Matteo Cavucci


Matteo is a systems thinker, with over a decade of experience in design and agile development processes.
He’s helping knowledge-based organizations to discover better ways of creating digital products. He supports teams, managers, and executives in dissolving the boundaries between ideating, planning, and delivering software, driving the innovation across the research/design/development spectrum.
As a consultant, he introduced agile values and principles in knowledge-based organizations, ranging from global enterprises to ambitious startups. His contribution was crucial to make possible the paradigm shift from traditional, plan-driven activities, to adaptive, people first mindset.
He’s a specialist in creating outcome-based strategies and designing lightweight governance models, enabling team autonomy and collaborative decision making.



(exposed in italian)


The right stuff

orchestrating experiments at scale



Ideas are never a problem. Each team working on a software project knows how easy is to fill the backlog with 100 new things to build. The most challenging part comes when it’s necessary to make decisions about what to include or exclude. How can we connect the work up to high-level business results, and at the same time, leave the space for exploring uncertainty? This talk describes an outcome-first approach to strategy and prioritization. With examples coming from the real-life experience of teams ranging from retail to automotive, it shows how it’s possible to balance the team autonomy and a global product direction. How a value-based prioritization creates an adaptive, learning culture, enabling cross-functional and collaborative decision making.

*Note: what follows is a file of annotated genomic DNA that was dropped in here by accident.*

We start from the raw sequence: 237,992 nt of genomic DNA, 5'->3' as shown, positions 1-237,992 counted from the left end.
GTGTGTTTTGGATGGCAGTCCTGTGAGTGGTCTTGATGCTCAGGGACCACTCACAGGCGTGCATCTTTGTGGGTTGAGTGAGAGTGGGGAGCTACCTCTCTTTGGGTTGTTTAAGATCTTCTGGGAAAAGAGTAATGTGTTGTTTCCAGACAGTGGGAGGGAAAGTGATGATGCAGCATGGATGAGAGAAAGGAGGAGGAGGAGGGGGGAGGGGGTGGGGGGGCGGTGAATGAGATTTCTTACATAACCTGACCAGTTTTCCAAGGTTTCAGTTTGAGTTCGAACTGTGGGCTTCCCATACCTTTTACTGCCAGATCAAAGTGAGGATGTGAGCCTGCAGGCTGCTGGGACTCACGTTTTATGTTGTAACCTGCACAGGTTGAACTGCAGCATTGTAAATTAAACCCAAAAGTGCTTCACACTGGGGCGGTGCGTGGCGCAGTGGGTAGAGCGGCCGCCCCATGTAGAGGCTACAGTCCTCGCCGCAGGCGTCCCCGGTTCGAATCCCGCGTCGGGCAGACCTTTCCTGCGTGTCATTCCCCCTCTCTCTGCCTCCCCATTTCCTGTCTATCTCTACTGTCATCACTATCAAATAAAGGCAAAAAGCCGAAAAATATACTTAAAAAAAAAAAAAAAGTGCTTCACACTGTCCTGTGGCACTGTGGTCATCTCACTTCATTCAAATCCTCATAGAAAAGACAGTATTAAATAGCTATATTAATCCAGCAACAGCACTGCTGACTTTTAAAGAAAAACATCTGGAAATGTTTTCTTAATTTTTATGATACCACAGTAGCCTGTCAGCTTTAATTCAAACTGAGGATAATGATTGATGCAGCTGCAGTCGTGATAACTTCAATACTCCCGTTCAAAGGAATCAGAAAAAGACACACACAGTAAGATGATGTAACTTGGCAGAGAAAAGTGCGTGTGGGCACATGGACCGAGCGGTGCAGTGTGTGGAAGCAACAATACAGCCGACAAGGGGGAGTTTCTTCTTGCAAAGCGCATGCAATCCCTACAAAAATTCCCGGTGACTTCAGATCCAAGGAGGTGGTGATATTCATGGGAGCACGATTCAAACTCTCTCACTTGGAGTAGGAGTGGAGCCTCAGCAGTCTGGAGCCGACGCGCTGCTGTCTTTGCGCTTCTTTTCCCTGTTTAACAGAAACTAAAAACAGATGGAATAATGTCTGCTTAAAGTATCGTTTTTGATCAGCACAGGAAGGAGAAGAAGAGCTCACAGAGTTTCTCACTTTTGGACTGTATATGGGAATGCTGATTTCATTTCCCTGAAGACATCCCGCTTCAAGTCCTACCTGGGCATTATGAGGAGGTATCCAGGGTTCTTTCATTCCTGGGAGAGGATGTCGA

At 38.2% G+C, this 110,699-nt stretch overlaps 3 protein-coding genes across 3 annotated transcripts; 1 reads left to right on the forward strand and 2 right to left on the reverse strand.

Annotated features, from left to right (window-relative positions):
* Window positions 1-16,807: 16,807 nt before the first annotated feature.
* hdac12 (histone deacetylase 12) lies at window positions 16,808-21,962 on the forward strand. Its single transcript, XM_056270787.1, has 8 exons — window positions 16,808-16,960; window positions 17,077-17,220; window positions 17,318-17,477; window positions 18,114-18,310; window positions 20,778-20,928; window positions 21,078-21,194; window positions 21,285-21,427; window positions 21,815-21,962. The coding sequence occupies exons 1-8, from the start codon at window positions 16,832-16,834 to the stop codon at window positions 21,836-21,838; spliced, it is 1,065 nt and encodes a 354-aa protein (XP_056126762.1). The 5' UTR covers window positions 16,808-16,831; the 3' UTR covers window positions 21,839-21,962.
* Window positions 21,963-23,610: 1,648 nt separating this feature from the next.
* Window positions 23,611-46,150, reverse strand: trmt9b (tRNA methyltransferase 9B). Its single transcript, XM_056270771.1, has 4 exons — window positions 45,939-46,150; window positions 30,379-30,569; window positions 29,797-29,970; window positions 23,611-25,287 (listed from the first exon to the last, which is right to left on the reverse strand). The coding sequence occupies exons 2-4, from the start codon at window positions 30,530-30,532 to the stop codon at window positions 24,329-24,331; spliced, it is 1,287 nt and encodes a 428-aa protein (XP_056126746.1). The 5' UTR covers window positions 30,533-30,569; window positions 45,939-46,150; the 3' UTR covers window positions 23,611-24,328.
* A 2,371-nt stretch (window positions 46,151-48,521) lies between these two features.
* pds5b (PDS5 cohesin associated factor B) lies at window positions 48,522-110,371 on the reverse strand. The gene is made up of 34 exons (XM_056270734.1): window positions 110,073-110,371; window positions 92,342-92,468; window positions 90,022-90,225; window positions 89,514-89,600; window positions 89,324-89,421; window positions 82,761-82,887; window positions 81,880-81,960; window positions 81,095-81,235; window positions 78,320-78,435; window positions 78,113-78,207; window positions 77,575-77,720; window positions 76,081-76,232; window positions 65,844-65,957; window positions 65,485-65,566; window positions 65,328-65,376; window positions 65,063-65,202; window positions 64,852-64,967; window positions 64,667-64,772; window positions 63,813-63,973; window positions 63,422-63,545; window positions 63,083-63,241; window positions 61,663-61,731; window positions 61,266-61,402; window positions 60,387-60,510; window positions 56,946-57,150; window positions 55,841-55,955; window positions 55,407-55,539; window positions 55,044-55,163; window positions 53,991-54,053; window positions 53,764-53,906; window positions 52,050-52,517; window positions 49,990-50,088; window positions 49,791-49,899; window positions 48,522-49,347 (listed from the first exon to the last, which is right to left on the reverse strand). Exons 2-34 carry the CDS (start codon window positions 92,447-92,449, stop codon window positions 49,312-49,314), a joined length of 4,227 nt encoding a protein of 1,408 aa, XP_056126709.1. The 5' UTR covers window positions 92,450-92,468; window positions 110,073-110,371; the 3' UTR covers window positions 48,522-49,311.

More info
Using a case history (probably the work I’m currently doing at Mozilla) I’d like to introduce the Lean Value Tree as a way organize the conversation around a product strategy. The Lean Value Tree is a visual tool that makes easy to get from ideas to a value-driven approach. It offers an effective way to share and analyze desired outcomes, examine risks and opportunities, and continuously redefine what is needed. It’s based on the idea of prioritizing by impact (and not features) and introduce optionality as an element of planning.